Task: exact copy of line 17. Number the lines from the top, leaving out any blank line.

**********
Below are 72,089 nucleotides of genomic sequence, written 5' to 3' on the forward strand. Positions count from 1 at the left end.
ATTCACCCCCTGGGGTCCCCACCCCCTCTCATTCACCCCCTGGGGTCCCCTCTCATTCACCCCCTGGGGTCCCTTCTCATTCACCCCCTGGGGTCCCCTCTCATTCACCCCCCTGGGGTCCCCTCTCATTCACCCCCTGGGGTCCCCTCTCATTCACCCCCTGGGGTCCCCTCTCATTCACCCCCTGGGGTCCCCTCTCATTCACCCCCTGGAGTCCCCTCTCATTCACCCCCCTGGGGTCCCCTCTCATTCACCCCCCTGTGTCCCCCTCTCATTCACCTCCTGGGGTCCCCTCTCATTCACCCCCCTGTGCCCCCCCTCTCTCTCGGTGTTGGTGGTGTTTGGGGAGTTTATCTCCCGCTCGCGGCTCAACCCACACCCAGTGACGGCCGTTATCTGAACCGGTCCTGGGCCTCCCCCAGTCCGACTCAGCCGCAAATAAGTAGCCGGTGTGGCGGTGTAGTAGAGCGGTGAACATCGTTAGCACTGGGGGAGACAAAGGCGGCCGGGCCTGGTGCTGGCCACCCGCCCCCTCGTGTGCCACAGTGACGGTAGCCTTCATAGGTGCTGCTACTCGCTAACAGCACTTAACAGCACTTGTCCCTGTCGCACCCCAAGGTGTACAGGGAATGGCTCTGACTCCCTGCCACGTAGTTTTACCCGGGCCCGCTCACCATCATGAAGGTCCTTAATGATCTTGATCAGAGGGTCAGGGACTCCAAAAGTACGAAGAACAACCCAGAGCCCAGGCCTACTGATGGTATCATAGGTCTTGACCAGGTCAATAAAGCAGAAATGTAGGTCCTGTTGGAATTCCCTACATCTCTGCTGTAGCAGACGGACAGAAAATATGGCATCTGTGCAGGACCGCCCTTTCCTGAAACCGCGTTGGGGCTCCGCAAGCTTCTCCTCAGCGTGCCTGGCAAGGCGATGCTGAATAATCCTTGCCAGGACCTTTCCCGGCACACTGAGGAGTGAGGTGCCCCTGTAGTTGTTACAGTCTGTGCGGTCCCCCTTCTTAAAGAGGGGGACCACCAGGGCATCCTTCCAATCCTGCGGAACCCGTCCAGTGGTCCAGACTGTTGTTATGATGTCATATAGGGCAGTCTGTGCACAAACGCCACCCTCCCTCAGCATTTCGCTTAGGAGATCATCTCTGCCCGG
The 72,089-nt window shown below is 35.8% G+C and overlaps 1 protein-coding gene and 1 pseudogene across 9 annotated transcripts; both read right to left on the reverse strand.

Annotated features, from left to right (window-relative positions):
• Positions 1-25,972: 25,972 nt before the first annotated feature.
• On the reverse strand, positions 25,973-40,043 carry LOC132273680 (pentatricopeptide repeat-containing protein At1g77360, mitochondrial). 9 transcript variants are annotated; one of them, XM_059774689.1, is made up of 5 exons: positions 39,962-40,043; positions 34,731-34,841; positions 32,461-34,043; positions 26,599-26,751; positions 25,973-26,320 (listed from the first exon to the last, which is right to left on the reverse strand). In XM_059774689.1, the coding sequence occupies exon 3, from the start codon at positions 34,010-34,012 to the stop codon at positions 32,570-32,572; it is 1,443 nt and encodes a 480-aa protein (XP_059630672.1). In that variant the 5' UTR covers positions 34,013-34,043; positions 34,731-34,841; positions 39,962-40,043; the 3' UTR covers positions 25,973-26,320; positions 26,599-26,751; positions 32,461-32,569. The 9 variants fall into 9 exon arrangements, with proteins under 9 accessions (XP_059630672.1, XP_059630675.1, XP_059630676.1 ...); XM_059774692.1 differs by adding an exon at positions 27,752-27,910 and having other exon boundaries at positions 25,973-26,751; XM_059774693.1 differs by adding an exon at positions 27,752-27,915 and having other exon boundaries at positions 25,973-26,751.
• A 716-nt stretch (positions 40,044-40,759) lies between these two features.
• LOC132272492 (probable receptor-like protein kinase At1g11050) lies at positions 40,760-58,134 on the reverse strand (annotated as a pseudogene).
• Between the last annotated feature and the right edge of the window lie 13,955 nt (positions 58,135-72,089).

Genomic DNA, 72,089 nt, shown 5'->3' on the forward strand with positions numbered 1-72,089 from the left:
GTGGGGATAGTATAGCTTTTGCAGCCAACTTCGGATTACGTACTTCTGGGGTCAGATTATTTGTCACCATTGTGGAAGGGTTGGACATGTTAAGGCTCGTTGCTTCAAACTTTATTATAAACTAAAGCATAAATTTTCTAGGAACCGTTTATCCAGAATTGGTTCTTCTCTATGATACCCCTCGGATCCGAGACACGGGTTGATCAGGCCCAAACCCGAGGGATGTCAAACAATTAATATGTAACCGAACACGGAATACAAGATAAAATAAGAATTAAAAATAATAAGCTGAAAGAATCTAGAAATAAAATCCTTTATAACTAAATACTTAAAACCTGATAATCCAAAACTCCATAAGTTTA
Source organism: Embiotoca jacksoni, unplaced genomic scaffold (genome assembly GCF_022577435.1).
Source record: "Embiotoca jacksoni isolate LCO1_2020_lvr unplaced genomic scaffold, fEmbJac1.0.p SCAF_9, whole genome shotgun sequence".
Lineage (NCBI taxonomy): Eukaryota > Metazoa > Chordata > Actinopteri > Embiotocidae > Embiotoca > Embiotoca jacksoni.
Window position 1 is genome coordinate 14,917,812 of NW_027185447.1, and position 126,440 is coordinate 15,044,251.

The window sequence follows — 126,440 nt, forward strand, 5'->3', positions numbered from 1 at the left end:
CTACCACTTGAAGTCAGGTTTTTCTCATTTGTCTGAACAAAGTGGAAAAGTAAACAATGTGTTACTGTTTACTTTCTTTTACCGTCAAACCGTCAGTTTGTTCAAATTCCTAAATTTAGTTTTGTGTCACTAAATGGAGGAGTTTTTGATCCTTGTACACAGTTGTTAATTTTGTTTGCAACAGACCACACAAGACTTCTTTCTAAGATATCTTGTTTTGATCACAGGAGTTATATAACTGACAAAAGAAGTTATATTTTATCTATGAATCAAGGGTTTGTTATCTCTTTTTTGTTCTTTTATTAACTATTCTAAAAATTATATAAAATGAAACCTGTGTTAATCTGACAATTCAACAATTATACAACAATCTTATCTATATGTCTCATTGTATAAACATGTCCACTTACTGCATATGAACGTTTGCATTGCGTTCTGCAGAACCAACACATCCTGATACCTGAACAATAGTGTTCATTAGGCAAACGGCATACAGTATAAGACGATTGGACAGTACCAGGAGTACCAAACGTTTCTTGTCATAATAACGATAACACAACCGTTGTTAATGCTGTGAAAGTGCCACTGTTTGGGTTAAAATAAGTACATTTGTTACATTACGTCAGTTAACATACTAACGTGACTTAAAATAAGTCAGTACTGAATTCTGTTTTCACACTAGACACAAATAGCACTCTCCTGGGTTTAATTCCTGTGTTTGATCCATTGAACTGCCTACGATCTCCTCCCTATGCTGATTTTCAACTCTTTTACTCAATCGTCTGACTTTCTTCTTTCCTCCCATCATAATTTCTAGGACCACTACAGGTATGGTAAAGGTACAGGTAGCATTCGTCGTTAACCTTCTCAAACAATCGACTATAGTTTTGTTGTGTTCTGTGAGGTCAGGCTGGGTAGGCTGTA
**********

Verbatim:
CTACCACTTGAAGTCAGGTTTTTCTCATTTGTCTGAACAAAGTGGAAAAGTAAACAATGTGTTACTGTTTACTTTCTTTTACCGTCAAACCGTCAGTTTGTTCAAATTCCTAAATTTAGTTTTGTGTCACTAAATGGAGGAGTTTTTGATCCTTGTACACAGTTGTTAATTTTGTTTGCAACAGACCACACAAGACTTCTTTCTAAGATATCTTGTTTTGATCACAGGAGTTATATAACTGACAAAAGAAGTTATATTTTATCTATGAATCAAGGGTTTGTTATCTCTTTTTTGTTCTTTTATTAACTATTCTAAAAATTATATAAAATGAAACCTGTGTTAATCTGACAATTCAACAATTATACAACAATCTTATCTATATGTCTCATTGTATAAACATGTCCACTTACTGCATATGAACGTTTGCATTGCGTTCTGCAGAACCAACACATCCTGATACCTGAACAATAGTGTTCATTAGGCAAACGGCATACAGTATAAGACGATTGGACAGTACCAGGAGTACCAAACGTTTCTTGTCATAATAACGATAACACAACCGTTGTTAATGCTGTGAAAGTGCCACTGTTTGGGTTAAAATAAGTACATTTGTTACATTACGTCAGTTAACATACTAACGTGACTTAAAATAAGTCAGTACTGAATTCTGTTTTCACACTAGACACAAATAGCACTCTCCTGGGTTTAATTCCTGTGTTTGATCCATTGAACTGCCTACGATCTCCTCCCTATGCTGATTTTCAACTCTTTTACTCAATCGTCTGACTTTCTTCTTTCCTCCCATCATAATTTCTAGGACCACTACAGGTATGGTAAAGGTACAGGTAGCATTCGTCGTTAACCTTCTCAAACAATCGACTATAGTTTTGTTGTGTTCTGTGAGGTCAGGCTGGGTAGGCTGTA